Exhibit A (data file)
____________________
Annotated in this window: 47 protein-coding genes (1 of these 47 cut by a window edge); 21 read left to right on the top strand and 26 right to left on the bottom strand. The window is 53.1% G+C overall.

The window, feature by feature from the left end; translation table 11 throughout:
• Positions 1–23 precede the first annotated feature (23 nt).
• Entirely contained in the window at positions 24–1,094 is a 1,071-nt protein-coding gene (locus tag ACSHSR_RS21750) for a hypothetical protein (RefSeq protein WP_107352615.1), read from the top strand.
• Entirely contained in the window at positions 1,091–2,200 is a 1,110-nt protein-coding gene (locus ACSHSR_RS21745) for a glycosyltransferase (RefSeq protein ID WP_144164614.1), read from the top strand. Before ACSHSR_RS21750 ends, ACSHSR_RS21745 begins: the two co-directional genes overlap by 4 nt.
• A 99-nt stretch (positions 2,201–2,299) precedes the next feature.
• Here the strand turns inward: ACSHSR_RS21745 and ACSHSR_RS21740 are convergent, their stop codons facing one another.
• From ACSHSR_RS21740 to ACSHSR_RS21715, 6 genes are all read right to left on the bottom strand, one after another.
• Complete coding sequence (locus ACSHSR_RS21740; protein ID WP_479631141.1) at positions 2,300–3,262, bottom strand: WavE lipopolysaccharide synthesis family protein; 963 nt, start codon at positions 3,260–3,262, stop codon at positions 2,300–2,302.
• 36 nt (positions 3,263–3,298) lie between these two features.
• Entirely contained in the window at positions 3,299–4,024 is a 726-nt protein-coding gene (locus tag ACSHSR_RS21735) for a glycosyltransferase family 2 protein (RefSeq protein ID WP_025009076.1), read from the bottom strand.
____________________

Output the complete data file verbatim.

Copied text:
Annotated in this window: 47 protein-coding genes (1 of these 47 cut by a window edge); 21 read left to right on the top strand and 26 right to left on the bottom strand. The window is 53.1% G+C overall.

The window, feature by feature from the left end; translation table 11 throughout:
• Positions 1–23 precede the first annotated feature (23 nt).
• Entirely contained in the window at positions 24–1,094 is a 1,071-nt protein-coding gene (locus tag ACSHSR_RS21750) for a hypothetical protein (RefSeq protein WP_107352615.1), read from the top strand.
• Entirely contained in the window at positions 1,091–2,200 is a 1,110-nt protein-coding gene (locus ACSHSR_RS21745) for a glycosyltransferase (RefSeq protein ID WP_144164614.1), read from the top strand. Before ACSHSR_RS21750 ends, ACSHSR_RS21745 begins: the two co-directional genes overlap by 4 nt.
• A 99-nt stretch (positions 2,201–2,299) precedes the next feature.
• Here the strand turns inward: ACSHSR_RS21745 and ACSHSR_RS21740 are convergent, their stop codons facing one another.
• From ACSHSR_RS21740 to ACSHSR_RS21715, 6 genes are all read right to left on the bottom strand, one after another.
• Complete coding sequence (locus ACSHSR_RS21740; protein ID WP_479631141.1) at positions 2,300–3,262, bottom strand: WavE lipopolysaccharide synthesis family protein; 963 nt, start codon at positions 3,260–3,262, stop codon at positions 2,300–2,302.
• 36 nt (positions 3,263–3,298) lie between these two features.
• Entirely contained in the window at positions 3,299–4,024 is a 726-nt protein-coding gene (locus tag ACSHSR_RS21735) for a glycosyltransferase family 2 protein (RefSeq protein ID WP_025009076.1), read from the bottom strand.